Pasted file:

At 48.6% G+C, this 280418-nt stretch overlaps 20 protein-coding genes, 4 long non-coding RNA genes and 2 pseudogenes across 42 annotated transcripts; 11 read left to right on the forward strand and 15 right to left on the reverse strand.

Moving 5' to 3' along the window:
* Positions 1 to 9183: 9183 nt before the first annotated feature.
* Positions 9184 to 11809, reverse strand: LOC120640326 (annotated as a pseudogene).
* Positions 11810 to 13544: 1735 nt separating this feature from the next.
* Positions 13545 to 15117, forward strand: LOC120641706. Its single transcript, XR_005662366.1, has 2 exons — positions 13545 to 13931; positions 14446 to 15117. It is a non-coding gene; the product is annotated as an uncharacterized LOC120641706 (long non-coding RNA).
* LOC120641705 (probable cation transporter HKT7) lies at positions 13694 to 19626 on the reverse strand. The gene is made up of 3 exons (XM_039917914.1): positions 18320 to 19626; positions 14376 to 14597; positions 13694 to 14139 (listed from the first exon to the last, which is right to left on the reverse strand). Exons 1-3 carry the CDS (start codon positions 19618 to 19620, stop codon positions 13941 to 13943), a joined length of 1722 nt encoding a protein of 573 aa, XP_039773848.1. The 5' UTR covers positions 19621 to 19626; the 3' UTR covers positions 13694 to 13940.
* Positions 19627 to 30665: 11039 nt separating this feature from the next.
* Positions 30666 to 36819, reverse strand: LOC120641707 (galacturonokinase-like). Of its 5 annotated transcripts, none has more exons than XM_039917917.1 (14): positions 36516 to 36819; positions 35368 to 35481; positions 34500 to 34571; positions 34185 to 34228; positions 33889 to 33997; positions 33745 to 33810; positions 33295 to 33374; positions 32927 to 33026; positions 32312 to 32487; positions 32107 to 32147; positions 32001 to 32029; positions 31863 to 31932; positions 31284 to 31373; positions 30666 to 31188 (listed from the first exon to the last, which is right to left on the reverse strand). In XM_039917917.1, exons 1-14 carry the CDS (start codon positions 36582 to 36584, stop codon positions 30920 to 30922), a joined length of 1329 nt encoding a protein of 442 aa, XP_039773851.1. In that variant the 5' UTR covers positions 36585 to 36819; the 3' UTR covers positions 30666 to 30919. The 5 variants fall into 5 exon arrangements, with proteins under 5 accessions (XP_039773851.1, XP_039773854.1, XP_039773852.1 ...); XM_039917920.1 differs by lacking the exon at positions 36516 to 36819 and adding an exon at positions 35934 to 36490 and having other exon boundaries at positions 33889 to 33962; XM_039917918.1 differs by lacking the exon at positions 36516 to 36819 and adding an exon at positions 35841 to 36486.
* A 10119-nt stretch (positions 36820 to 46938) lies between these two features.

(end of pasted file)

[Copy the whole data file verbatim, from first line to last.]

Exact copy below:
At 48.6% G+C, this 280418-nt stretch overlaps 20 protein-coding genes, 4 long non-coding RNA genes and 2 pseudogenes across 42 annotated transcripts; 11 read left to right on the forward strand and 15 right to left on the reverse strand.

Moving 5' to 3' along the window:
* Positions 1 to 9183: 9183 nt before the first annotated feature.
* Positions 9184 to 11809, reverse strand: LOC120640326 (annotated as a pseudogene).
* Positions 11810 to 13544: 1735 nt separating this feature from the next.
* Positions 13545 to 15117, forward strand: LOC120641706. Its single transcript, XR_005662366.1, has 2 exons — positions 13545 to 13931; positions 14446 to 15117. It is a non-coding gene; the product is annotated as an uncharacterized LOC120641706 (long non-coding RNA).
* LOC120641705 (probable cation transporter HKT7) lies at positions 13694 to 19626 on the reverse strand. The gene is made up of 3 exons (XM_039917914.1): positions 18320 to 19626; positions 14376 to 14597; positions 13694 to 14139 (listed from the first exon to the last, which is right to left on the reverse strand). Exons 1-3 carry the CDS (start codon positions 19618 to 19620, stop codon positions 13941 to 13943), a joined length of 1722 nt encoding a protein of 573 aa, XP_039773848.1. The 5' UTR covers positions 19621 to 19626; the 3' UTR covers positions 13694 to 13940.
* Positions 19627 to 30665: 11039 nt separating this feature from the next.
* Positions 30666 to 36819, reverse strand: LOC120641707 (galacturonokinase-like). Of its 5 annotated transcripts, none has more exons than XM_039917917.1 (14): positions 36516 to 36819; positions 35368 to 35481; positions 34500 to 34571; positions 34185 to 34228; positions 33889 to 33997; positions 33745 to 33810; positions 33295 to 33374; positions 32927 to 33026; positions 32312 to 32487; positions 32107 to 32147; positions 32001 to 32029; positions 31863 to 31932; positions 31284 to 31373; positions 30666 to 31188 (listed from the first exon to the last, which is right to left on the reverse strand). In XM_039917917.1, exons 1-14 carry the CDS (start codon positions 36582 to 36584, stop codon positions 30920 to 30922), a joined length of 1329 nt encoding a protein of 442 aa, XP_039773851.1. In that variant the 5' UTR covers positions 36585 to 36819; the 3' UTR covers positions 30666 to 30919. The 5 variants fall into 5 exon arrangements, with proteins under 5 accessions (XP_039773851.1, XP_039773854.1, XP_039773852.1 ...); XM_039917920.1 differs by lacking the exon at positions 36516 to 36819 and adding an exon at positions 35934 to 36490 and having other exon boundaries at positions 33889 to 33962; XM_039917918.1 differs by lacking the exon at positions 36516 to 36819 and adding an exon at positions 35841 to 36486.
* A 10119-nt stretch (positions 36820 to 46938) lies between these two features.